Thankfully, the six-band custom EQ does help out a lot. Using the preset shown above, I was able to get a much more balanced tuning going, which then helped focus on other aspects of the sound. Unfortunately, both the custom EQ and the more sane presets require the installation of the app, which many people never bother with.
With the highs leveled out, the sound is more engaging and detailed. This is especially true at lower volumes, where it is difficult to hear anything over the bass without turning the volume up, which makes the bass even more overbearing and fatiguing.
The overall sound still isn’t very detailed or resolved; blame it on the quality of drivers more than the lack of a higher resolution codec. Imaging and soundstage are also underwhelming and unremarkable. Still, with a custom tuning, you can get a reasonably enjoyable sound out of these earbuds and one I didn’t have a lot to complain about when out and about. For the price, it sounds perfectly adequate but is ruined by the default tuning.
What the Bullets Wireless Z2 ANC loses in audio quality, it makes up in microphone quality. The recorded audio had a very impressive performance for voices, with the only issue of the occasional popping noise. Even in the presence of some background noise, the recording quality remained good with little to no audible background noise. This makes the Bullets Wireless Z2 ANC a great option for making voice or video calls.
The new ANC mode on the Bullets Wireless Z2 ANC also worked reasonably well. It does its best with low-frequency sounds, so things like the sound of an aircraft or bus engine, while also being decent for household sounds such as air conditioners and fans. It doesn’t do so well with mid and high-frequency sounds but that’s generally the domain for bigger and more expensive headphones.
What’s disappointing, though, is the transparency mode, which sounds muffled and not particularly transparent. It’s fine if you just want to walk around without completely being oblivious to your surroundings but I still found it better to just unplug the earbuds to hear better.
Switching ANC modes only has a small effect on the audio quality. The sound is ever so slightly brighter and less bass-heavy with ANC off compared to on, and then further slightly brighter with transparency mode enabled.
The latency performance can be decent. If you have a OnePlus device and the application is detected as a game, then you get very low and barely perceptible latency. If it’s not detected as a game or if you don’t have a OnePlus device, then the latency can be quite high and would be unusable for gaming. However, it’s still fine for video playback, even with a PC.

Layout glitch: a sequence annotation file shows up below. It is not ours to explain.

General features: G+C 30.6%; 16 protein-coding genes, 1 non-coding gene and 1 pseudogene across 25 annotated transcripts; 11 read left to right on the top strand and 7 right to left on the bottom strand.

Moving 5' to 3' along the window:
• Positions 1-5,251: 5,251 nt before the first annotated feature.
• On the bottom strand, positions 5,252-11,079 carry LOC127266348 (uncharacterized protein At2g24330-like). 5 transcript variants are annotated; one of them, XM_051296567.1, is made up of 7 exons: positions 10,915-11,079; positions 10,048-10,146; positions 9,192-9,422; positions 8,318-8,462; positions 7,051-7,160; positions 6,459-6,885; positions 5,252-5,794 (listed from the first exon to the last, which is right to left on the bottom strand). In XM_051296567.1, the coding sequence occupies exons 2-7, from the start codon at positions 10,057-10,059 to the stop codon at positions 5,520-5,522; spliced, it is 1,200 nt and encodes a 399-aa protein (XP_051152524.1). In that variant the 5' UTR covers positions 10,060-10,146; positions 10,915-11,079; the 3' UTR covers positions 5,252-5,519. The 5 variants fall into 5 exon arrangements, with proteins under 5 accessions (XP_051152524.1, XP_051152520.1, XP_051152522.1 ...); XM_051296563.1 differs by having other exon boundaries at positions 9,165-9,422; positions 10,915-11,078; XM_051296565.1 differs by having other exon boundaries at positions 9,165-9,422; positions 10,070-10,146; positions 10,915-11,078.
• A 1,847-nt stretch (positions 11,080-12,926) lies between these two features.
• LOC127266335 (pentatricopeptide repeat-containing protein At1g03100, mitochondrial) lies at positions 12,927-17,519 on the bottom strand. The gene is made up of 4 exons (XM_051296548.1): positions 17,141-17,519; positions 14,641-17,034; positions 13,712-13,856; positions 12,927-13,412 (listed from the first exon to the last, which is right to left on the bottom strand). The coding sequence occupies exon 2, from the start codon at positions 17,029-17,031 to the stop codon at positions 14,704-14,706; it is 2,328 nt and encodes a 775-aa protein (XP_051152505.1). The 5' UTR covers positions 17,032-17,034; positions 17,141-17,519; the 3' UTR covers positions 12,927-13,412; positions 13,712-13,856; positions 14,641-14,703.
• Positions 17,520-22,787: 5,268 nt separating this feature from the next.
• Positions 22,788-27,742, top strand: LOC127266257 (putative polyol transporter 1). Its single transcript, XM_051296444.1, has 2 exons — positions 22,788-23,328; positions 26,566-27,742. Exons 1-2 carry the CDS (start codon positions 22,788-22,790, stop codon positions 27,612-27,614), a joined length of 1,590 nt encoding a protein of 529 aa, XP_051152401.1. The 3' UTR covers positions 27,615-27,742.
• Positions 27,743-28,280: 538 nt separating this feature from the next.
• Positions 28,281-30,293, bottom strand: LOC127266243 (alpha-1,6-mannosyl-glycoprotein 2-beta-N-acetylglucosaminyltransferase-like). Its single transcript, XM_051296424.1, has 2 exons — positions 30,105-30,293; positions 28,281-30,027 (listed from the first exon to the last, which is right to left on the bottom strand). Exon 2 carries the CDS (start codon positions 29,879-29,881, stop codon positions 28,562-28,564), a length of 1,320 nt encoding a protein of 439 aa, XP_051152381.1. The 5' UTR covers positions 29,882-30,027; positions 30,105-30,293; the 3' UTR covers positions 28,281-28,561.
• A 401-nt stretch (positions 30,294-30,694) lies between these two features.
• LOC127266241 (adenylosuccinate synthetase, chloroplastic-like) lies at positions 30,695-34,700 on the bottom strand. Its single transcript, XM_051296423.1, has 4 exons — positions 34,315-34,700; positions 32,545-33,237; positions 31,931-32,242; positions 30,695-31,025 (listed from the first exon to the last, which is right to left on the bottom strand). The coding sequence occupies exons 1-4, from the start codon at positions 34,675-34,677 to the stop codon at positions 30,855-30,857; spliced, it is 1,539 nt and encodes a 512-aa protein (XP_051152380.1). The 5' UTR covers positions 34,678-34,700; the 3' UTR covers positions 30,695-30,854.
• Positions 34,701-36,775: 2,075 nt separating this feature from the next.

Finally, connectivity performance was stable with the Bullets Wireless Z2 ANC and there were no observed issues with connection quality or stability.
Battery and charging
The Bullets Wireless Z2 ANC has a claimed battery life of 20 hours with ANC and 28 hours without ANC. OnePlus also claims 20 hours of playback after a 10-minute charge and even though OnePlus does not specify one can assume this is with ANC off.
In my testing, the Bullets Wireless Z2 ANC lasted for 19 hours and 38 minutes with ANC enabled and 27 hours and 7 minutes with ANC disabled. After a 10-minute charge, the earbuds played for 14 hours and 36 minutes with ANC enabled and 20 hours and 21 minutes with ANC disabled.
The long battery life is probably the biggest reason to stick with the neckband design. You could be on the longest non-stop flight in the world and still make it through to the other end on a single charge. Or you could just binge an entire show of a season without taking a break. Or be on a multi-hour phone call.
Since the battery doesn’t need frequent charging, it also wears out slowly, meaning you can have a single pair last for several years compared to the average lifespan of 1-2 years for TWS earbuds, making them easy on the pocket and the environment.
The OnePlus Bullets Wireless Z2 ANC is a good value product for the price. It can be comfortable, depending on how you feel about neckband designs, well-built, with good microphone quality and great battery life. The ANC also works reasonably well and the connectivity performance was solid. When paired with OnePlus devices, you also get good latency performance for gaming.
That leaves audio quality and the Bullets Wireless Z2 ANC is the latest victim of OnePlus’ bad default audio tuning. Thankfully, it is easy to work around it and get a decent listening experience that is adequately good for the price.
Overall, the OnePlus Bullets Wireless Z2 ANC is worth considering if you are still in the market for neckband-style wireless headsets.